9 Gorgeous Orthodox Monasteries You Need to See to Believe

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Traveling to Orthodox Monasteries … My New Obsession

I had no idea when I picked Cyrpus as my first place to travel after quitting my job that it would be the beginnings of an obsession. After seeing the gorgeous Painted Churches in the Troodos in Cyprus, then seeing Meteora in Greece and Rila in Bulgaria, I was hooked. Dozens of Orthodox monasteries later (many of which are UNESCO World Heritage Sites), I’m always looking for beautiful places to head next. Here nine travel bloggers share their favorite Orthodox monasteries, ranging from Ethiopia to Russia to Greece. Have you been to all nine?

 

 

Meteora in Greece

 

Meteora translates to “Middle of the sky” and it is easy to see why this name was chosen. Located in central Greece, Meteora contains six orthodox monasteries perched on top of giant rock pillars rising up from the valley below. Built between the 14th and 16th centuries by monks residing in nearby caves, it must have been a monumental feat of engineering and persistence to erect these holy buildings 1,200 feet above the valley floor. And even after their completion, supplies such as water and food had to be hoisted up daily by the monks.
Touring the monasteries is a must-do both for their history and for the beautiful views of the valley below. There is a hiking trail up from the town of Kalabaca or you can travel between the 6 monasteries by car or motorbike. Make sure you stick around for sunset and you’ll be treated to one of the most amazing views in all of Greece as the sun dips behind the towering stone monoliths of Meteora. Meteora is one of our favorite archaeological wonders of Greece.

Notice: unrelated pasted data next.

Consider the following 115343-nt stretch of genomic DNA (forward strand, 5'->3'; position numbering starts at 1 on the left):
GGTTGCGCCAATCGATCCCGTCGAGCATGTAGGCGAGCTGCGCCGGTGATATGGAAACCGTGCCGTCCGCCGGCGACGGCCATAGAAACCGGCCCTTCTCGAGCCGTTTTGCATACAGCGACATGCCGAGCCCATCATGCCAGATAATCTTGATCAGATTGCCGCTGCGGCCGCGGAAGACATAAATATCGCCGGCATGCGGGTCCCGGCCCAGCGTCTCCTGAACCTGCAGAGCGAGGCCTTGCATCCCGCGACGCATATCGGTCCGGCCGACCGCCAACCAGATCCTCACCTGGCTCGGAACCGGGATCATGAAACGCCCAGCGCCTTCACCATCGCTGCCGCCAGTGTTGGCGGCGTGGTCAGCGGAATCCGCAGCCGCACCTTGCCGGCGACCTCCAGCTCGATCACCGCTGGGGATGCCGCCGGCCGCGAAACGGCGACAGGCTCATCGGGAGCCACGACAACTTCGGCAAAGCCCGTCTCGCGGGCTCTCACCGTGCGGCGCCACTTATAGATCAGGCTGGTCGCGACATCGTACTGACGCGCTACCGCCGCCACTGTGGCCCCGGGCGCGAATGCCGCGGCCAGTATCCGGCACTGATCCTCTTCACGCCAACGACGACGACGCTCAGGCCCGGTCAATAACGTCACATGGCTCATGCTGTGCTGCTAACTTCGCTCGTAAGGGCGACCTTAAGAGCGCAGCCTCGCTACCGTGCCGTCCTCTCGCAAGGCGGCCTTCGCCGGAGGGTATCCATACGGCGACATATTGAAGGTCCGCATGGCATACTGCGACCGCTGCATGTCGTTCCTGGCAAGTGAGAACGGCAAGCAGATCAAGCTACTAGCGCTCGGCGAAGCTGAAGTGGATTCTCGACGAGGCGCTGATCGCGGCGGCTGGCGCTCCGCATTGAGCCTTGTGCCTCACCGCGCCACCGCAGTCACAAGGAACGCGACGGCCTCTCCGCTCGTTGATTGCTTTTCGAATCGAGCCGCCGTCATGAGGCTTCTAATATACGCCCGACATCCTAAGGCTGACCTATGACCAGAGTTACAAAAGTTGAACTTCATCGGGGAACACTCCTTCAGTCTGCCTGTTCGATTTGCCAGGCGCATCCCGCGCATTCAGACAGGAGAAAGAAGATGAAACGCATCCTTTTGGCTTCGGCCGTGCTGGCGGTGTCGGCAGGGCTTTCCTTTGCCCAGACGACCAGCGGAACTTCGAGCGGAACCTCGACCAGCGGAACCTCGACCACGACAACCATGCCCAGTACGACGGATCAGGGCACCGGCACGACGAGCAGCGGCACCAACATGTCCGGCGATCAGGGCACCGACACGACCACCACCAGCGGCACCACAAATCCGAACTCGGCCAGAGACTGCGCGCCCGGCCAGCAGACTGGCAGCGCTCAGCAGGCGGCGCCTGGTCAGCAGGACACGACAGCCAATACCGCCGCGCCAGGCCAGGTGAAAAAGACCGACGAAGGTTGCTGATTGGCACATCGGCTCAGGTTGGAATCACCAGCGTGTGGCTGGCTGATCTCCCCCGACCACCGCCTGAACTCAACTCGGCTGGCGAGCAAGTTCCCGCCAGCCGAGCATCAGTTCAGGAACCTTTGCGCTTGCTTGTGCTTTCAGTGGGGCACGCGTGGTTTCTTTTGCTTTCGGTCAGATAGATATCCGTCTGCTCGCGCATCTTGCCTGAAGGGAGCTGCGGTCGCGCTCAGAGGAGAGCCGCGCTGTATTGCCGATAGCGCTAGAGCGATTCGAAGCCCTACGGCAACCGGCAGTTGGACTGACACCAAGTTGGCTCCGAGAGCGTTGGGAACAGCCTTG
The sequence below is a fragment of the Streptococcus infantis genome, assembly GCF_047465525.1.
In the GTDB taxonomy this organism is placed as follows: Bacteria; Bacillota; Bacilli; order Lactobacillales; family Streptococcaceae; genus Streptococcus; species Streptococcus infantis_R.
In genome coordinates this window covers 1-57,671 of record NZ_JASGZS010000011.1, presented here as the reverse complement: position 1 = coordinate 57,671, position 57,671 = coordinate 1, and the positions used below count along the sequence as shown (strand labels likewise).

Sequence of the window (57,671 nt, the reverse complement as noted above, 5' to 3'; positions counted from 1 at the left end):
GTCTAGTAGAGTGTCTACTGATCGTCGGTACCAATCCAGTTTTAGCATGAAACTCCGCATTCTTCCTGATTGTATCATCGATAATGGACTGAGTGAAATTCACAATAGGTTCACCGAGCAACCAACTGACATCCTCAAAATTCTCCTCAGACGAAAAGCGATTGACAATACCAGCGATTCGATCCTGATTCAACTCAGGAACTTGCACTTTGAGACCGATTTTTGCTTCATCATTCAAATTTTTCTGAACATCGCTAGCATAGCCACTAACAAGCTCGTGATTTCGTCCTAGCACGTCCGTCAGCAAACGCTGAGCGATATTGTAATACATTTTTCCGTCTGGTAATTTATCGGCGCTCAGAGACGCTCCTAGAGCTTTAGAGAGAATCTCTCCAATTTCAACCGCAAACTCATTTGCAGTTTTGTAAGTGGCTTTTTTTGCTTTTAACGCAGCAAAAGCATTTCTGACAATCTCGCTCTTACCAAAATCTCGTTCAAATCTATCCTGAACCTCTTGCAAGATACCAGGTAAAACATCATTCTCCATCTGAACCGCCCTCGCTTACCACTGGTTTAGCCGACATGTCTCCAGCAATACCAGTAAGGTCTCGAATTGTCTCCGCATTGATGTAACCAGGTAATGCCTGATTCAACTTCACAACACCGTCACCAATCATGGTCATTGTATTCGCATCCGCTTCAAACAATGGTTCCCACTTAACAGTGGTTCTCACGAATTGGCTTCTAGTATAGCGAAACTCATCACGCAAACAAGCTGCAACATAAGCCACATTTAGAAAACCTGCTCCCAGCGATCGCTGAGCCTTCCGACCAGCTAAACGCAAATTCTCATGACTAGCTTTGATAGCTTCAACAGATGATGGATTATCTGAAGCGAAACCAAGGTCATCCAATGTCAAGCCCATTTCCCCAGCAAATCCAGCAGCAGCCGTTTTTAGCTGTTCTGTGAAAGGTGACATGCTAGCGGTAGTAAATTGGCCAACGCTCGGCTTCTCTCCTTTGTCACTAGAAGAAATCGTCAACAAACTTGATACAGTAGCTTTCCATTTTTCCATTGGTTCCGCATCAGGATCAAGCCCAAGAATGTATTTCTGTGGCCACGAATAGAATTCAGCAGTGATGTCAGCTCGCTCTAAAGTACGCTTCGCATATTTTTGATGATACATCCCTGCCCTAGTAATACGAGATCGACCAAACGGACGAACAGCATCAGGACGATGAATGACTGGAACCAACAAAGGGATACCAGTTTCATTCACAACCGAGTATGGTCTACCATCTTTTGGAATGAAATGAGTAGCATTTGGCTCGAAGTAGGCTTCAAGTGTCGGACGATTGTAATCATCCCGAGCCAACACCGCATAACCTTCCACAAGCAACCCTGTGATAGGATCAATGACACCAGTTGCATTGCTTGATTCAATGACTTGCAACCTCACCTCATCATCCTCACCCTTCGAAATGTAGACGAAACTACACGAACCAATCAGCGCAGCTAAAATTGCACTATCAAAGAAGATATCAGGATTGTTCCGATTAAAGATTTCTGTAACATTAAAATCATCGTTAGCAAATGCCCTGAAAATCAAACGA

Contributed by Nick & Val from Wandering Wheatleys

 

Greece - Meteora - Varlaam Monastery
Varlaam Monastery in Meteora in Greece 

Bodbe Monastery in Georgia

One of the first nations to adopt Christianity as its state religion, Republic of Georgia is home to a plethora of Orthodox pilgrimage sites. The Monastery of St. Nino at Bodbe, or Bodbe Monastery for short, is one of the most venerated. Its history is closely intertwined with that of St. Nino, the 4th-century evangelist who was responsible for Georgia’s Christianisation.

 

Bodbe is located in the country’s eastern Kakheti region, within walking distance of the pretty walled city of Sighnaghi. The original monastery complex was constructed in the 9th century to house St. Nino’s relics. In the 1920s, Bodbe was decommissioned and used as a hospital by the Soviets. Its basilica and bell tower were later restored, and it eventually reopened as a nunnery in the early 2000s.

 

Bodbe is set on a steep hill overlooking the gorgeous Alazani Valley. Below the basilica, via a long flight of stone steps, is St. Nino’s Spring—a divine water source that according to legend, sprung from Kakheti’s semi-desert at the behest of St. Nino herself. The real joy of Bodbe is the monastery’s gardens, kept flawless by the nuns who live there. Nested between towering Cyprus trees, the manicured lawns and spring blossoms are said to be unmatched anywhere else in Georgia.

 

Contributed by Emily of Wander-Lush

 

Georgia - Kehkti - Bodbe Monastery
Bodbe Monastery in Georgia

Agios Neophytos Monastery in Cyprus

This is a beautiful monastery in Cyprus located around 9 km from Paphos in the southern part of Cyprus. The Monastery dates back to 1159 when it was founded by Saint Neophytos. The Monastery sits on the edge of the forest at the edge of Tala village.